“Bonding is about creating a relationship with your baby and reassuring them that they are safe and secure,” says Caroline MacFarlane, Centre Director of Sanctuary’s Mermaid Waters centre. “This supports them to bond with others and lays the foundation for development and early learning.”
According to the World Health Organization, two fundamental qualities determine a parent’s ability to provide effective care: sensitivity and responsiveness to their child. Being able to detect a baby’s needs and respond appropriately, is the number one way to develop a secure attachment and ensure their healthy development. This means learning to recognise and interpret their cues and adapting to provide what they need.
“Babies communicate from the day they are born,” says Caroline. Your baby might communicate with you in her first few months by crying (using different cries for different needs), cooing and squealing, eye contact, smiling and grimacing, and body movements, such as kicking her legs in excitement.
Observing a baby’s cues and modifying your touch, eye contact and voice to suit the responses is much like having a ‘conversation’ with your baby. Researchers call these types of interactions ‘serve and return’ and believe they form the basis of brain, cognitive and social development.
Here’s how you can strengthen your bond with bub in the weeks and months after birth:
1. Cuddles & healthy touch
“Just sitting with your baby, being with her, cuddling her, letting her know that she is safe and secure— these are some of the most important ways to bond with your newborn,” Caroline explains. “You can never cuddle a baby too much! Babies aren’t neurologically developed to cry for attention, they cry because they need support and a sense of security. Cuddle your baby all you like — it will only benefit them in the long run.”
Touch is a vital part of baby’s development. It helps to regulate their heart rate and breathing, promotes healthy weight gain and plays a role in cognitive and social development. Bath time, nappy changes, bedtime, feeding and floor time are all great opportunities to experiment with healthy touch and see what your baby likes. A little massage on the legs or gentle stroking on the back can enhance your bond (and will give you both a rush of oxytocin, the ‘love’ hormone that is released through soothing physical contact).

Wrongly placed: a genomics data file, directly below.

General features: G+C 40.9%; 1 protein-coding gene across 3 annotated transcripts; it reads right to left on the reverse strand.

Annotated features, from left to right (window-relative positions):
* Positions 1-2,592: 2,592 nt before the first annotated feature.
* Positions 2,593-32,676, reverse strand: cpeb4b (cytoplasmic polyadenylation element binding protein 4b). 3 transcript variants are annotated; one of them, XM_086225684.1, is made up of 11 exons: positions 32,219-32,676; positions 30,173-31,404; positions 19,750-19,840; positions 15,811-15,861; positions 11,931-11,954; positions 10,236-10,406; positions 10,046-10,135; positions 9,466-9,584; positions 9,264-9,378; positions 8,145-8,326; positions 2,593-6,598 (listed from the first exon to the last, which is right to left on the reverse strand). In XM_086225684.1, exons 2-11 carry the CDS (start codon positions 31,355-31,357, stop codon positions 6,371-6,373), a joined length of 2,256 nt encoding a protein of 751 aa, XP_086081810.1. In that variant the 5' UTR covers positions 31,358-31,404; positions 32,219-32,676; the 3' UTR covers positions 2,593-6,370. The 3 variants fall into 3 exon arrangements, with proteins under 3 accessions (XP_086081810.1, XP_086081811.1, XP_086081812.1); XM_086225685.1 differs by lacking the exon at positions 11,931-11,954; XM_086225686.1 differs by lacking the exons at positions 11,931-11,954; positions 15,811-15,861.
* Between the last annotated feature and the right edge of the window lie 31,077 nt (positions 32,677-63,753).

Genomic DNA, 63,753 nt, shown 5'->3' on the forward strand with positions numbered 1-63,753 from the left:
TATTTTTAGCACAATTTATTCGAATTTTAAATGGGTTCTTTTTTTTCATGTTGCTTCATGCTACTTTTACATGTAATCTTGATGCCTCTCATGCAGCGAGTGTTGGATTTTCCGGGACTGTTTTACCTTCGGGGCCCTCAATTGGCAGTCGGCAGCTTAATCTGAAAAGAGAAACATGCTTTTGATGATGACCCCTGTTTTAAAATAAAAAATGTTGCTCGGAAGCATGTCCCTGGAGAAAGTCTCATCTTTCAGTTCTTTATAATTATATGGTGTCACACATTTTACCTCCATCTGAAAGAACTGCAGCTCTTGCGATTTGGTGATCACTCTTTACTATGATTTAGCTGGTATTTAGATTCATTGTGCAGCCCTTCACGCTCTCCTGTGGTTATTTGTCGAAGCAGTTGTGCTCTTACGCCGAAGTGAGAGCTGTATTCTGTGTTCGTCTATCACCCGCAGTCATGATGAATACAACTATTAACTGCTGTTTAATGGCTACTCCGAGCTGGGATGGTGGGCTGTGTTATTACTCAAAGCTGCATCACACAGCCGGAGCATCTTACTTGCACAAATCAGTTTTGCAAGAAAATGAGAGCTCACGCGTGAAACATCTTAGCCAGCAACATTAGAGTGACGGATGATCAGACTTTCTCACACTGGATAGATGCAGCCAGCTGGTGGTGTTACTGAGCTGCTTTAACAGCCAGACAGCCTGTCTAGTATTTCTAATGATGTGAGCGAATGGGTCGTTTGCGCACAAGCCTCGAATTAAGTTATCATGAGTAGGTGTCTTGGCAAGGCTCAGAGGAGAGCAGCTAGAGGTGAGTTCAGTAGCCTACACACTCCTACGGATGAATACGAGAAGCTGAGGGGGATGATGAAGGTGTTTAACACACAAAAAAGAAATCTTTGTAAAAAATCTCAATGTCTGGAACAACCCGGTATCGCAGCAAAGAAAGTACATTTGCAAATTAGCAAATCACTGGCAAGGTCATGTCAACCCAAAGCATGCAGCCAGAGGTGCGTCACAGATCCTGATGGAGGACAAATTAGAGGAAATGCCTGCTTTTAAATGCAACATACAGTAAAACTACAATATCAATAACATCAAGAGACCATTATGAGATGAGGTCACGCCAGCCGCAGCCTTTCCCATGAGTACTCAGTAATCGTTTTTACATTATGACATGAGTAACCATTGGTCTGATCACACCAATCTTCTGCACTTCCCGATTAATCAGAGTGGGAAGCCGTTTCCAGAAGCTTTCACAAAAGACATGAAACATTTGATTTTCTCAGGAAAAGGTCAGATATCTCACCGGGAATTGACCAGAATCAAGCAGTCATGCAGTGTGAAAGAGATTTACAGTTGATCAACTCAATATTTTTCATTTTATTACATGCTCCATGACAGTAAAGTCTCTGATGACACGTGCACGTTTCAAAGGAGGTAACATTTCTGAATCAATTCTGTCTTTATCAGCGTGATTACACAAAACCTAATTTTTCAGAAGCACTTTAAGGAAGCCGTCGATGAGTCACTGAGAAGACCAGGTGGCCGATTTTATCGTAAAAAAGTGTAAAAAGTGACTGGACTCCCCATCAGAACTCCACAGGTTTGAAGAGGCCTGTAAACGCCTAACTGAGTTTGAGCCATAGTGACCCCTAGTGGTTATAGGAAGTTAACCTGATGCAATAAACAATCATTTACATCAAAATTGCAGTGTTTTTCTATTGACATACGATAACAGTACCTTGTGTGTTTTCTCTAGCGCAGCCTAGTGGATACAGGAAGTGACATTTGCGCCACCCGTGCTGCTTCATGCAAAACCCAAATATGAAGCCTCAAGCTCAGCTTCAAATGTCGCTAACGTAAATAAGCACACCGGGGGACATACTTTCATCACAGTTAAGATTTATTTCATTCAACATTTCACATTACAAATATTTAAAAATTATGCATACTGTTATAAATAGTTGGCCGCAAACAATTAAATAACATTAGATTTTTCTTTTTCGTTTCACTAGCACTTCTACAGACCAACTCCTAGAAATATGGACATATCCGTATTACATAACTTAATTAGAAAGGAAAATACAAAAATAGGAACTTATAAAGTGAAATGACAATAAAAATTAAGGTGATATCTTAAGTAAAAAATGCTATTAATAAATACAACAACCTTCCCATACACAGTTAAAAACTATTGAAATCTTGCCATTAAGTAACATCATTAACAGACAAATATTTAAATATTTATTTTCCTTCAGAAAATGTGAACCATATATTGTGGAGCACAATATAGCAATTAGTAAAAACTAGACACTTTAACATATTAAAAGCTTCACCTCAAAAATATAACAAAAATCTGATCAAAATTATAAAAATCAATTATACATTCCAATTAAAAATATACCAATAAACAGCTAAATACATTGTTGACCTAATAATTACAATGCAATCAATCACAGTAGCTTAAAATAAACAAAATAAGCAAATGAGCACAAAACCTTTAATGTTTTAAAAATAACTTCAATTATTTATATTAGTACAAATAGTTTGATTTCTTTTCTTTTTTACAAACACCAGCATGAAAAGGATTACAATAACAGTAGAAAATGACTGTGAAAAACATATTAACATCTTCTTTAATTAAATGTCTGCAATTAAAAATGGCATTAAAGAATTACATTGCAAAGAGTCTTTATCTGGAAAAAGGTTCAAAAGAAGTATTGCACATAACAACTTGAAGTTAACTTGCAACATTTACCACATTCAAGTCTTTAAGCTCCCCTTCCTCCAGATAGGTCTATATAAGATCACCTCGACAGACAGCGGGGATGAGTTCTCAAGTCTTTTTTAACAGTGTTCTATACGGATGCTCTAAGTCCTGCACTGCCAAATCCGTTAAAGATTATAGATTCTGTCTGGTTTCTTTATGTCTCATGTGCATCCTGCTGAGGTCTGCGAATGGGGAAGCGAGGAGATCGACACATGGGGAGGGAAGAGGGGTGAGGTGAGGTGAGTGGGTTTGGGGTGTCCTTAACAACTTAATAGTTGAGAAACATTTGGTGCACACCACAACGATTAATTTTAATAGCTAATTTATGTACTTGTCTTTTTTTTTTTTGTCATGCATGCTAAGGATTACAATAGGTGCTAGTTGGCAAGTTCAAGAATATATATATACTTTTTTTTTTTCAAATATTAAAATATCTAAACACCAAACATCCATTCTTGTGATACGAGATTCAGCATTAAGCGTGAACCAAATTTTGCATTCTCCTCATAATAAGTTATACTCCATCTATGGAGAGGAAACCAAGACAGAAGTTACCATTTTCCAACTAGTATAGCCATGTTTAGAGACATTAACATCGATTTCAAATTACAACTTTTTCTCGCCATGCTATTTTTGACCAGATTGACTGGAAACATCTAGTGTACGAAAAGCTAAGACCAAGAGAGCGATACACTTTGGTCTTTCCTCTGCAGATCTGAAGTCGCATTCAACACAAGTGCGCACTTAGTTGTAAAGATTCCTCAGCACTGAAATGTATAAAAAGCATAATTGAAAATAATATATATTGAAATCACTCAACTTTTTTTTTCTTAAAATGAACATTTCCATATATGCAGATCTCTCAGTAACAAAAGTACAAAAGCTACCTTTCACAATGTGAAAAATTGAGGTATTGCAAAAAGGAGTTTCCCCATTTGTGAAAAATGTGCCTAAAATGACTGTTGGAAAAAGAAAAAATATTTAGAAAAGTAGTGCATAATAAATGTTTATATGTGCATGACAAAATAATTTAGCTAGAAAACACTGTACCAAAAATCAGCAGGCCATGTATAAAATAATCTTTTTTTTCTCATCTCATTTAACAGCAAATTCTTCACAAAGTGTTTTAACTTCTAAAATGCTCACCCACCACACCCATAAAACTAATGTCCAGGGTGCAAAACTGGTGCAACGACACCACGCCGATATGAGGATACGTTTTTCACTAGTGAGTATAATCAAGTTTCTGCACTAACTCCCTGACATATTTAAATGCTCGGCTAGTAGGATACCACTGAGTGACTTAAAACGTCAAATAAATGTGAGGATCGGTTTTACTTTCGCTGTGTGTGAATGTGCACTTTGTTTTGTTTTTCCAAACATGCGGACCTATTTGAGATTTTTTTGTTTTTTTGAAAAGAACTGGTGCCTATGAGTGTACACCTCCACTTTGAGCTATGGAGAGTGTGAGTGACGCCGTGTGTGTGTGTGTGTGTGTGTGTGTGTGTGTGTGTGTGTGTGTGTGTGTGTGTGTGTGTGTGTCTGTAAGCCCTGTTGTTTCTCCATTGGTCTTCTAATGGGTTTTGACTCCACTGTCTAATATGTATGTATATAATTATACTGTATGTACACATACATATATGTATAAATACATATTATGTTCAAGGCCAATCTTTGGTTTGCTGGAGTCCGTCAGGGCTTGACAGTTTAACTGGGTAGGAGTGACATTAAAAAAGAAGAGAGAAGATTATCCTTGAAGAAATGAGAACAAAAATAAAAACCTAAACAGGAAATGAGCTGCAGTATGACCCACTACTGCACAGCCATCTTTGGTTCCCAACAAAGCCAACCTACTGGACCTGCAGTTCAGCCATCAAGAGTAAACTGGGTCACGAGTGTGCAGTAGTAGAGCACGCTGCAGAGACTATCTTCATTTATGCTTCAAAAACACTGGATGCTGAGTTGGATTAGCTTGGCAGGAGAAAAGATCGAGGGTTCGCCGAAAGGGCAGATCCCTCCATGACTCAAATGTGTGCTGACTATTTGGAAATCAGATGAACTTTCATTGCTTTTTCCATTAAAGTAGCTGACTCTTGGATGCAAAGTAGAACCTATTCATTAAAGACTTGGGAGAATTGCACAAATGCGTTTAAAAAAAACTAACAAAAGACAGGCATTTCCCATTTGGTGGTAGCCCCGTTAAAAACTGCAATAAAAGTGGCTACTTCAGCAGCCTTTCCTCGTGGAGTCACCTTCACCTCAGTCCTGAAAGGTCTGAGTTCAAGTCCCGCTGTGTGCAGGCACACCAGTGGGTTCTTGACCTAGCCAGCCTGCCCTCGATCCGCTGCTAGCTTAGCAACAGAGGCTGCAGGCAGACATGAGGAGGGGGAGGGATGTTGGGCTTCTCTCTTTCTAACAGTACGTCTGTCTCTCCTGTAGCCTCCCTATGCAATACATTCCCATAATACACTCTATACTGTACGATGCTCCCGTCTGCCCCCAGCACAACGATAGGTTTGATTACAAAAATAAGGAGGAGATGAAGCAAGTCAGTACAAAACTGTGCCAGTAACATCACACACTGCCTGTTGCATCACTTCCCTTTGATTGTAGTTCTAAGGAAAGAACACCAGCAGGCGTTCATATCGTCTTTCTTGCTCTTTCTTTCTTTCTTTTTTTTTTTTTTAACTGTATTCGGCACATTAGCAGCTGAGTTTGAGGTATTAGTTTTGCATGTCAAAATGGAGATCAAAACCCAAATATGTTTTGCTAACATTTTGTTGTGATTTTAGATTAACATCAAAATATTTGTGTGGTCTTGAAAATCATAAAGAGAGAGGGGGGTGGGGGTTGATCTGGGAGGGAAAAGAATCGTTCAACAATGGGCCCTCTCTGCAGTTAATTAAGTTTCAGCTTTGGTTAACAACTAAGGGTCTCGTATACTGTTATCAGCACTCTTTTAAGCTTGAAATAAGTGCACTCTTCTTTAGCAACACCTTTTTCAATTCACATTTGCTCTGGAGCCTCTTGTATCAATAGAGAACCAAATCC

2. Eye contact
Research shows that eye contact is vital for maternal-child attachment and a child’s social and emotional development. Offer your baby lots of eye contact, but don’t worry if at first, they can only hold your gaze for a few moments — as she develops this skill, she’ll use eye contact more and more to share important information with you.
“In our nursery, whenever the babies are on the floor, I make sure that Educators sit on the floor with the babies. This enables them to truly connect with the babies and be at their eye level,” Caroline adds. “It’s very daunting [for the babies] if you have adults standing up and walking around them all the time, we spend a lot of time at their level building trusting relationships, which supports them to feel secure enough to explore their environment”
3. Talk, sing & tell stories
Infant-directed speech (IDS) — that sing-song voice with a higher pitch and longer vowels that people subconsciously use with babies — aids language acquisition, and helps babies develop their attention and focus, as well as aspects of social development.
Studies have revealed that singing to infants can reduce crying, help them sleep through the night, increase bonding and reduce maternal stress. One clinical trial found that premature infants in an intensive care unit, who were exposed to lullabies showed improved heart and respiratory rates, better sleep and feeding patters and better weight gain.
“Babies love it when you talk and sing to them,” affirms Caroline. “I used to take a rug outside and lay down with the babies and watch the wind blow the trees. I’d be right next to them, talking to them about what we could see and hear, and they’d be soothed because they could hear my voice, while interacting with the natural environment.”
When to ask for help
If you don’t feel an immediate bond with your baby, you’re not alone. The most important thing, Caroline says, is to confide in someone you trust and seek support sooner, rather than later. “Those first weeks are so important — early intervention is best,” she explains.
Friends and family, midwives, maternal, child and family health nurses or your GP can be great sources of support. Beyond Blue also has a variety of resources available online for expectant and new parents, including a guide to emotional health and wellbeing and a two-minute mental health checklist for mums to help you get a better sense of how you’re feeling.